|Forced Hot Air||Radiant Heat||Health & Safety||Efficiency|
Massachusetts residents are well aware of how harsh old man winter can be. Choosing the right size and type of heating system for your application will have a huge impact on your comfort and utility bill. Choosing the right contractor who will install it properly will ensure that you have less future headaches, a cleaner more professional appearance and can save you space in your utility room.
Furnaces burn fuel (gas or oil) and pass the burnt air / exhaust through a series of pipes before exiting the building. Air from the home is passed across these pipes (called a heat exchanger) where it picks up heat and cools the exhaust of the furnace. After being heated it is then pushed through duct work and spread throughout the house. The real advantage to forced hot air systems over radiant heating systems is that the air in the home can be adjusted very quickly. If you come in from work and want to raise the temperature of the house from 60 to 75 degrees it only takes a few minutes to reach temperature. The disadvantage is the system does not heat the objects in the room so the building looses temperature quickly as well. Forced hot air systems have to cycle (turn on and off) more often in order to keep the air temperature in a comfortable range around the target thermostat temperature. Another advantage is that duct work and a fan is in place so it is very easy to add air conditioning to the system.
Radiant heat is created when water is raised to a suitable temperature and then circulated throughout the house either in baseboard radiators or in floor piping. Radiant heat is without a doubt the most comfortable heat. Whether it be baseboard radiators or in floor heat, radiant heat warms the objects in the room and only later the air becomes warm. This causes a much more stable slower temperature fluctuation. Baseboard radiators need a water temperature above 165 degrees F to create the convection across the thin metal fins. Heated flooring is normally kept at a much lower temperature between 105 degrees F and 120 degrees F. It is perfectly acceptable to use one boiler and have both baseboard heaters and in floor heat. The two separate temperatures are controlled by a mixing valve and individual pumps for each circuit.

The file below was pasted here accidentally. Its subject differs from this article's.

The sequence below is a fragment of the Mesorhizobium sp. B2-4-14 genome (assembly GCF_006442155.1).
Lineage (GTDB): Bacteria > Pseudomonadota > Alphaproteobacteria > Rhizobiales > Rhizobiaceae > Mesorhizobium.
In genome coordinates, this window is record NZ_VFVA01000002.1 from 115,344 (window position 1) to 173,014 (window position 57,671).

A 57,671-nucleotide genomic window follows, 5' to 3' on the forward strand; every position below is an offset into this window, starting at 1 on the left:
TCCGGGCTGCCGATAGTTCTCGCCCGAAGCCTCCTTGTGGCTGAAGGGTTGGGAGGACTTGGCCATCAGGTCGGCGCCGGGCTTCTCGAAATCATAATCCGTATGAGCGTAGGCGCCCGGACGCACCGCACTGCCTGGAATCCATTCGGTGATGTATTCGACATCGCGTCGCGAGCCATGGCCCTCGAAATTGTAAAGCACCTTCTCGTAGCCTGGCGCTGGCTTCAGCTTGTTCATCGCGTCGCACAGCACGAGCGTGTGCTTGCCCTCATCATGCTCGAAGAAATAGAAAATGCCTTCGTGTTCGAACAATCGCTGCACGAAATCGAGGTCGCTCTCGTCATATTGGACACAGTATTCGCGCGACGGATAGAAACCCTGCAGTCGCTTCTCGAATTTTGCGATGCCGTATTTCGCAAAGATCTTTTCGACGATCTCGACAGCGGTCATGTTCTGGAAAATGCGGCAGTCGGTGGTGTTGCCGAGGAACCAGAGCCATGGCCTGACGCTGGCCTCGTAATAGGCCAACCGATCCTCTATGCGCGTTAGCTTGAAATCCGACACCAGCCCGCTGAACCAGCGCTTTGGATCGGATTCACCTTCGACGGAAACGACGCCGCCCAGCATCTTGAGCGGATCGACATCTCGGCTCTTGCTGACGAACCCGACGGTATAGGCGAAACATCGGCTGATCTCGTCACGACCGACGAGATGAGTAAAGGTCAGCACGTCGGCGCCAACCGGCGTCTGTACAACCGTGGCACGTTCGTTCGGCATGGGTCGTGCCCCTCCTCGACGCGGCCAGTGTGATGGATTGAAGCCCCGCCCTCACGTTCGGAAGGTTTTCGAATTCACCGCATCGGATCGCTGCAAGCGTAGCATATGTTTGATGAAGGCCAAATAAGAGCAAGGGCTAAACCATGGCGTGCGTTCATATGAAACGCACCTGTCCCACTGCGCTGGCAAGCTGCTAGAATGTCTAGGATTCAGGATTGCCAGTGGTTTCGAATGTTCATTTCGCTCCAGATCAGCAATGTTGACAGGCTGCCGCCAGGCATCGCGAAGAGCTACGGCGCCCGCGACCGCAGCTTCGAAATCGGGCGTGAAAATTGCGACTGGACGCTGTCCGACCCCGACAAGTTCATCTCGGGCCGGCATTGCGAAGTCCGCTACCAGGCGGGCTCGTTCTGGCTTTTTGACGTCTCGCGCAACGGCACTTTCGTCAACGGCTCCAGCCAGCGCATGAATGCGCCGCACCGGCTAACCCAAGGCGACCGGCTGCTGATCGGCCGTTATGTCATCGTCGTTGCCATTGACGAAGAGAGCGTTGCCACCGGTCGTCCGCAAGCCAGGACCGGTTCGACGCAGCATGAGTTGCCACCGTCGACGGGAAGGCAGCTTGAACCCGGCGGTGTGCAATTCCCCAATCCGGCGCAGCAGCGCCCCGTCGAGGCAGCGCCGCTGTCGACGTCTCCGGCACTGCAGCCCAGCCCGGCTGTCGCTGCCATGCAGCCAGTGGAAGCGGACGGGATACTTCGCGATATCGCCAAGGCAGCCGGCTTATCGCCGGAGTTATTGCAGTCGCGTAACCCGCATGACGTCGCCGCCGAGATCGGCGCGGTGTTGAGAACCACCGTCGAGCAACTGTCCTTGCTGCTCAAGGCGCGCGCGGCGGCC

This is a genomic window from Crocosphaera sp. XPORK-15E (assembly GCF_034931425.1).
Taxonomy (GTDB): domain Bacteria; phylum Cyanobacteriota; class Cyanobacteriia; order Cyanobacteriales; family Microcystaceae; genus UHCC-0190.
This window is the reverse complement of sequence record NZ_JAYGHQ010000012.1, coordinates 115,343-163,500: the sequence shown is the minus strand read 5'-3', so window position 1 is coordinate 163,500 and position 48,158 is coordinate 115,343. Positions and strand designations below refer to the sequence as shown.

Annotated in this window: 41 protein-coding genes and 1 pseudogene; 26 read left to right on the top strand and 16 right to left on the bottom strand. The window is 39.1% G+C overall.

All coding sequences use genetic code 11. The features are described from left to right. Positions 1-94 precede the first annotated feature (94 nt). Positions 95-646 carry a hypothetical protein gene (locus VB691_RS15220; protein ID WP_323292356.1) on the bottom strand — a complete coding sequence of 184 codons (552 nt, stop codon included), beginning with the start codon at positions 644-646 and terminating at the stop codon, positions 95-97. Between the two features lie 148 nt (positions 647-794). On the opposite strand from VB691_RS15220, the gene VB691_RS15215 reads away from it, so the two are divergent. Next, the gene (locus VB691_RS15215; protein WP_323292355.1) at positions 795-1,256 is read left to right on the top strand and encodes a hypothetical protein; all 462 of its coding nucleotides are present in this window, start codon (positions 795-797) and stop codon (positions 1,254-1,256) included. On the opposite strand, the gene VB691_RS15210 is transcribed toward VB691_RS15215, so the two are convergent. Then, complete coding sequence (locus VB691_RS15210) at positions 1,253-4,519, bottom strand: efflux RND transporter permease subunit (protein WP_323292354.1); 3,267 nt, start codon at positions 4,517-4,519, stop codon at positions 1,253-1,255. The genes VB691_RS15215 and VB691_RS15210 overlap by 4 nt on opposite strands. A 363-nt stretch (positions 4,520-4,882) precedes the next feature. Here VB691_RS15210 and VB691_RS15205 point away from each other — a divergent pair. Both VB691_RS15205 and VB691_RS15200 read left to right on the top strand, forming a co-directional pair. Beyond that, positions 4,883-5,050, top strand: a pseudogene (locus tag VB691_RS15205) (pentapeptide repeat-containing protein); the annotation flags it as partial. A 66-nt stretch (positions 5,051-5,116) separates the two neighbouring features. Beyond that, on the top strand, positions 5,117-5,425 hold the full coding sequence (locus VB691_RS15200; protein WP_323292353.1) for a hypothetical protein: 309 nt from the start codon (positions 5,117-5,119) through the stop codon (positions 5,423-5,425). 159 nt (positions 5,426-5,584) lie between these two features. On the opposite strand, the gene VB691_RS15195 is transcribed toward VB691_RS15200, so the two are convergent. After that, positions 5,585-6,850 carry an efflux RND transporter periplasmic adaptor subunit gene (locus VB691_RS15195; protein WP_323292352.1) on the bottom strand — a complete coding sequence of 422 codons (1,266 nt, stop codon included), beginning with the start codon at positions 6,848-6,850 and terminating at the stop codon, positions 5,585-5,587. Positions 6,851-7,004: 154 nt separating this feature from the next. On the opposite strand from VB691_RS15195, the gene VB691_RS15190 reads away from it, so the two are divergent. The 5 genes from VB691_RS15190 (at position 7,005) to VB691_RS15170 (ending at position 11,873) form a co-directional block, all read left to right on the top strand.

Everyone has heard of the dangers of the invisible gas carbon monoxide. Preventing this and other hazards starts from the initial design and installation of your boiler or furnace system. We make sure you have enough fresh air available to the furnace as well as ensuring the exhaust piping is done to code (or better).
The AFUE is the most widely used measure of a boiler or furnace’s heating efficiency. It measures the amount of heat actually delivered to your house compared to the amount of fuel that you must supply to the furnace. Thus, a furnace that has an 80% AFUE rating converts 80% of the fuel that you supply to heat — the other 20% is lost out of the chimney. Note that the AFUE refers only to the unit’s fuel efficiency (i.e. natural gas, propane of heating oil), not its electricity usage.
The US Department of Energy determined that all furnaces sold in the US must have a minimum AFUE of 78%, beginning January 1, 1992. Mobile home furnaces are required to have a minimum AFUE of 75%. Higher AFUE ratings will be required for furnaces and boilers sold after September 2015. These include:
non-weatherized gas furnaces: 80% AFUE
weatherized gas furnaces: 83% AFUE
mobile home gas furnaces: 80% AFUE
oil-fired furnaces: 82% AFUE
gas boilers: 84% AFUE
oil-fired boilers: 83% AFUE